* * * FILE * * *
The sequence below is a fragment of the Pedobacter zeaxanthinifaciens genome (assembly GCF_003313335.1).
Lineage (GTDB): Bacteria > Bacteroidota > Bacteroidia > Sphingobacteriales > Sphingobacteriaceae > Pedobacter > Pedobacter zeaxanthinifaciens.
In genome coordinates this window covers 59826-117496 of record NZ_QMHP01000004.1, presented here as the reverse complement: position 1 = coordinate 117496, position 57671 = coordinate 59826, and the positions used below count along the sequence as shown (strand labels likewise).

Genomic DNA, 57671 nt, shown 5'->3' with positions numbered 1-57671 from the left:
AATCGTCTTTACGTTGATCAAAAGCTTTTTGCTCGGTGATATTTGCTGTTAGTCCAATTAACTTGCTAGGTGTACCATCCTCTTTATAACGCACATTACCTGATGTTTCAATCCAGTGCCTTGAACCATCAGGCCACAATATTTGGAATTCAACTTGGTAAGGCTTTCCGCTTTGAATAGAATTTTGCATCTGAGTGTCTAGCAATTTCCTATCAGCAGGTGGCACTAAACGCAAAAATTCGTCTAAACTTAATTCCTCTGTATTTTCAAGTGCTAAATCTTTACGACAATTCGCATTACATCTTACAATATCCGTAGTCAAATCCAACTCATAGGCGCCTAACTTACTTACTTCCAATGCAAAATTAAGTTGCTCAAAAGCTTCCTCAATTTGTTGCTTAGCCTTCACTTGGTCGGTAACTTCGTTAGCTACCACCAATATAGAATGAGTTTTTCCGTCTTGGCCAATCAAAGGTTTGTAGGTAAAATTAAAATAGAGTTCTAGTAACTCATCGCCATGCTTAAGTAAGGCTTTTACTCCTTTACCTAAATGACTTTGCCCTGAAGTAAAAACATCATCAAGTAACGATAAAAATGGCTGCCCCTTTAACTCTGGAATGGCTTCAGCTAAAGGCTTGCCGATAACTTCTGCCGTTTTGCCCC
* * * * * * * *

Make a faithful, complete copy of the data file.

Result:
The sequence below is a fragment of the Pedobacter zeaxanthinifaciens genome (assembly GCF_003313335.1).
Lineage (GTDB): Bacteria > Bacteroidota > Bacteroidia > Sphingobacteriales > Sphingobacteriaceae > Pedobacter > Pedobacter zeaxanthinifaciens.
In genome coordinates this window covers 59826-117496 of record NZ_QMHP01000004.1, presented here as the reverse complement: position 1 = coordinate 117496, position 57671 = coordinate 59826, and the positions used below count along the sequence as shown (strand labels likewise).

Genomic DNA, 57671 nt, shown 5'->3' with positions numbered 1-57671 from the left:
AATCGTCTTTACGTTGATCAAAAGCTTTTTGCTCGGTGATATTTGCTGTTAGTCCAATTAACTTGCTAGGTGTACCATCCTCTTTATAACGCACATTACCTGATGTTTCAATCCAGTGCCTTGAACCATCAGGCCACAATATTTGGAATTCAACTTGGTAAGGCTTTCCGCTTTGAATAGAATTTTGCATCTGAGTGTCTAGCAATTTCCTATCAGCAGGTGGCACTAAACGCAAAAATTCGTCTAAACTTAATTCCTCTGTATTTTCAAGTGCTAAATCTTTACGACAATTCGCATTACATCTTACAATATCCGTAGTCAAATCCAACTCATAGGCGCCTAACTTACTTACTTCCAATGCAAAATTAAGTTGCTCAAAAGCTTCCTCAATTTGTTGCTTAGCCTTCACTTGGTCGGTAACTTCGTTAGCTACCACCAATATAGAATGAGTTTTTCCGTCTTGGCCAATCAAAGGTTTGTAGGTAAAATTAAAATAGAGTTCTAGTAACTCATCGCCATGCTTAAGTAAGGCTTTTACTCCTTTACCTAAATGACTTTGCCCTGAAGTAAAAACATCATCAAGTAACGATAAAAATGGCTGCCCCTTTAACTCTGGAATGGCTTCAGCTAAAGGCTTGCCGATAACTTCTGCCGTTTTGCCCC